It is not an easy place to visit. Walking past the kennels at the Glasgow Animal Rescue and Rehoming Centre is enough to bring a tear to the glassiest eye.

For dozens of unwanted and discarded dogs, the very sniff of a potential new owner sends them into a barking frenzy. One by one, they clamour against their caged doors for attention.

A more clever ploy by some sees them pressing their sad eyes against the metal with a look that pleads: "Pick me."

In a single year, between 2000 and 2500 dogs will pass through the centre at Cardonald. Some will be rehoused, but some will have to be put down on medical grounds.

The centre, run by the SSPCA, has 100 kennels almost full to capacity with homeless dogs. For the kennel staff who look after them and, in their own words, "grow attached to them", the ultimate aim is to make sure each animal is looked after and cared for.

Many of their dogs come via the council wardens who deliver strays as part of a contract which has worked for 12 years, but will end next year as the SSPCA responds to financial pressures.

It is not just the council deliveries. According to employees at the kennels, it is not uncommon to find dogs abandoned outside the centre, in some cases tied up outside the entrance or left in boxes next to the door.

The period after Christmas is especially busy, as scores of dogs are left to fend for themselves when their owners realise that the perfect Christmas gift has more needs than they anticipated, and staff are bracing themselves for an avalanche of unwanted animals in January.

Many of the dogs that come into the kennels have been abused or abandoned and are in poor condition and often need medical treatment before they can go to their new homes.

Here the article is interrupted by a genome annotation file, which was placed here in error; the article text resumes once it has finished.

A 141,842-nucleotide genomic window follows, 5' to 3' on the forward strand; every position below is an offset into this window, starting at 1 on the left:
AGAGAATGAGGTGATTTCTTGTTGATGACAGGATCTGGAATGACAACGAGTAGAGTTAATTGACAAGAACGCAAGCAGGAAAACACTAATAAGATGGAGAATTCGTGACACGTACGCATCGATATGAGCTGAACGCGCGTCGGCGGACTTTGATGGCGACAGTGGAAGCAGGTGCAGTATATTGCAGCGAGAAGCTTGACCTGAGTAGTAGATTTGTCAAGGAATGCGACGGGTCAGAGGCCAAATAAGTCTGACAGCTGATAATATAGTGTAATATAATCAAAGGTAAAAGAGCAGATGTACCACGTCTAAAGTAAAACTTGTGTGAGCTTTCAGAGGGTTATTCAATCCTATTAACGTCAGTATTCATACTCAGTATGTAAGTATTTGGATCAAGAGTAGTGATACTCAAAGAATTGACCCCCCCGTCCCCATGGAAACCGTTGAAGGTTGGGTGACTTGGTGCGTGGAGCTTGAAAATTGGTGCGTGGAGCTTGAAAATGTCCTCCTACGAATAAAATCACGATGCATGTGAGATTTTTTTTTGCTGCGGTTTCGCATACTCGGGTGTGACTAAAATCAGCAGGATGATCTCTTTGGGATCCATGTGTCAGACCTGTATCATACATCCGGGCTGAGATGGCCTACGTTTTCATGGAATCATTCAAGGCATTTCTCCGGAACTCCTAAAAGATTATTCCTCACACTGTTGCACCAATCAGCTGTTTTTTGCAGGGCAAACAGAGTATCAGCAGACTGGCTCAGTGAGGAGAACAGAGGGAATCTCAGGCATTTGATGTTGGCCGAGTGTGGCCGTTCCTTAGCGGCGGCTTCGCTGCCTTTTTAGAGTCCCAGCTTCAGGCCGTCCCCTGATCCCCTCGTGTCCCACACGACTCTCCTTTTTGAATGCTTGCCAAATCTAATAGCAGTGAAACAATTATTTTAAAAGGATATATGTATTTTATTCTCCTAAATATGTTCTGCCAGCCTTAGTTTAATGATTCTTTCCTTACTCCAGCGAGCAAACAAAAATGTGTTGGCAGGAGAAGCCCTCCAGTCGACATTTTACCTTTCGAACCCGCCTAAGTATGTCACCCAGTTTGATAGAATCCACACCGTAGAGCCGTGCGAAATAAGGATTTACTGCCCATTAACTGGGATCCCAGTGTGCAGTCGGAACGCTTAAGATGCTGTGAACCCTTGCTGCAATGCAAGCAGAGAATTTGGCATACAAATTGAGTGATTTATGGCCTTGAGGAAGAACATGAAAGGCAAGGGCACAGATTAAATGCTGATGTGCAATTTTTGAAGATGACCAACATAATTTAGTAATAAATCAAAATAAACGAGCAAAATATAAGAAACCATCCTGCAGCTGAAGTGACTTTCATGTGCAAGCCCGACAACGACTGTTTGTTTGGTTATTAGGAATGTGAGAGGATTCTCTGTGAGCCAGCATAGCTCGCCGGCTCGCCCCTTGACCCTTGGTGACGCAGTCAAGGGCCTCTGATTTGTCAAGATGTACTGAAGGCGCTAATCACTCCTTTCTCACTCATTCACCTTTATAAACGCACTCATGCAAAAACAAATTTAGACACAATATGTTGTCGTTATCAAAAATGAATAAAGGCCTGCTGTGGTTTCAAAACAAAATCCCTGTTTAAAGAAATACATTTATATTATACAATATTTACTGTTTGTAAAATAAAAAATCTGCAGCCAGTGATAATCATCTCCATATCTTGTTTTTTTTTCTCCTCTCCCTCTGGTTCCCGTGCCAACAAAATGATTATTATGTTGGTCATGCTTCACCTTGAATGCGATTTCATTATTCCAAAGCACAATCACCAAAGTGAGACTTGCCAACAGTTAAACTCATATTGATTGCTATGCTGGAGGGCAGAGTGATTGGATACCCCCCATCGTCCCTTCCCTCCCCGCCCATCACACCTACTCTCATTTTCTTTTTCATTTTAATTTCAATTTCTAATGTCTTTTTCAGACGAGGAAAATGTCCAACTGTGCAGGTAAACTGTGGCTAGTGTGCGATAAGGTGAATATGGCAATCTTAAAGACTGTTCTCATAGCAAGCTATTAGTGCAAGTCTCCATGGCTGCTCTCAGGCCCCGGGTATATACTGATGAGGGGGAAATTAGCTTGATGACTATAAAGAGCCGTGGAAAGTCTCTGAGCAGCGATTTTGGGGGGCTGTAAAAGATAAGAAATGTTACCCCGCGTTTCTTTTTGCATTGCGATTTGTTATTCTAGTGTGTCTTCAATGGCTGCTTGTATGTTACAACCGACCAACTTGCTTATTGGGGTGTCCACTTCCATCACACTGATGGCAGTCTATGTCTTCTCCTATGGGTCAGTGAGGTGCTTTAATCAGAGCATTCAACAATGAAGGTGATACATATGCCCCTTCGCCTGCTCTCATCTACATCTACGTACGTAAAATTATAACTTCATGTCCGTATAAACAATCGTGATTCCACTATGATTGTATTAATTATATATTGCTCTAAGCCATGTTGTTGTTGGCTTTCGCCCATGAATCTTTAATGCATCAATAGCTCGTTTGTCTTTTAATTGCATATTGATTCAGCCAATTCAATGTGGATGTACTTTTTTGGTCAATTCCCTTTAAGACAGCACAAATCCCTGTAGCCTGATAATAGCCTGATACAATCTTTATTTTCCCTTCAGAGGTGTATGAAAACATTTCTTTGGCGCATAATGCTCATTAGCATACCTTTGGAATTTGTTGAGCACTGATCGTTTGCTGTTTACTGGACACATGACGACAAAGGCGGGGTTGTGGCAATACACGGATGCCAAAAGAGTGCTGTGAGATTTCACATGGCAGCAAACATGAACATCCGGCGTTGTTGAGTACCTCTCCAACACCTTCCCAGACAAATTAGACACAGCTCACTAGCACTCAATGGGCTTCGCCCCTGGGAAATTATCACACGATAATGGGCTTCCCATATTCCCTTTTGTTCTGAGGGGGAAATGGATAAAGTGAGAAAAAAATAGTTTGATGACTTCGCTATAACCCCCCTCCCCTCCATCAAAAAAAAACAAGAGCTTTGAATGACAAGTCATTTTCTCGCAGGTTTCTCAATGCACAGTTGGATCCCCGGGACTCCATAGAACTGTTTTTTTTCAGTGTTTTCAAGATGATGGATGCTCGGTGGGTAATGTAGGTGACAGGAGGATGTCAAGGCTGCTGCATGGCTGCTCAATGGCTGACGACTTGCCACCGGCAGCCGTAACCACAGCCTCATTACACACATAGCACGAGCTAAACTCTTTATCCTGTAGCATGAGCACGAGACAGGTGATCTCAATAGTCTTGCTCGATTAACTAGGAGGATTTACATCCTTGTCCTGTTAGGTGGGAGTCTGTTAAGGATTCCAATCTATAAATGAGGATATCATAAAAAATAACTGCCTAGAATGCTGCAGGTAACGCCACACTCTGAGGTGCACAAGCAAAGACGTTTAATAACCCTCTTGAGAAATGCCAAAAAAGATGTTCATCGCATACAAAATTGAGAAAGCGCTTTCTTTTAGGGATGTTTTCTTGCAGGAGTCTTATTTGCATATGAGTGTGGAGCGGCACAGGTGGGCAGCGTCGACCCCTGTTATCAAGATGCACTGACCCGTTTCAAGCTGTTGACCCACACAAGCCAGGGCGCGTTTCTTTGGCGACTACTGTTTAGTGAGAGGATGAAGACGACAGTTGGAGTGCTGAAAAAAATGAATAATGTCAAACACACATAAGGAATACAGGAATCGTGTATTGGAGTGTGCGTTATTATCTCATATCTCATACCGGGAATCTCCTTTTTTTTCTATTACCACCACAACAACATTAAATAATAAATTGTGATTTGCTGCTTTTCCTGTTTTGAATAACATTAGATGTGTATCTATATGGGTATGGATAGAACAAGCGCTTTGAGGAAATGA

In other cases, the animals' owners have passed away or simply cannot cope with the cost of owning a dog, particularly if it falls into bad health.

Would-be owners are asked to fill in a questionnaire when they visit the kennels, which helps the centre ensure the dog is going to a well-matched home.

After that, the next stage in the adoption process is a home visit, which hopefully leads to a permanent home for a needy dog.

The costs incurred when an animal arrives at the centre range between £160 and £210 and all dogs are given a full veterinary check on arrival.

The charity ensures all dogs receive vaccinations, which cost £15, worming treatment (£5), micro-chipping (£15), spaying for females (£150), and neutering for males (£100).

As an animal charity, the SSPCA receives no government or lottery funding and relies on public donations to pay for the care of the dogs. Those wishing to buy a dog from the charity can expect to pay between £60 and £100, depending on the individual animal.

The recent influx of dogs has meant the centre is under increasing pressure to look after more and more strays.

The SSPCA was founded in Edinburgh in 1839 and one of its first aims was to improve the welfare of cart-horses. The charity grew and merged with other groups, such as in Dundee, Glasgow and the west of Scotland and Aberdeen.

Currently, the charity looks after dogs at 10 welfare centres across Scotland, treating over 15,000 animals a year, with the largest in Lanarkshire and at Cardonald.

It is entirely separate from the RSPCA, which operates in England and Wales only.

SSPCA inspectors save thousands of domestic, farm and wild animals from harm and danger every year, while vets and staff in their wildlife and animal rescue and rehoming centres look after, rehabilitate, and rehome thousands more.

The also runs an animal welfare education programme and campaigns for improved animal welfare standards.

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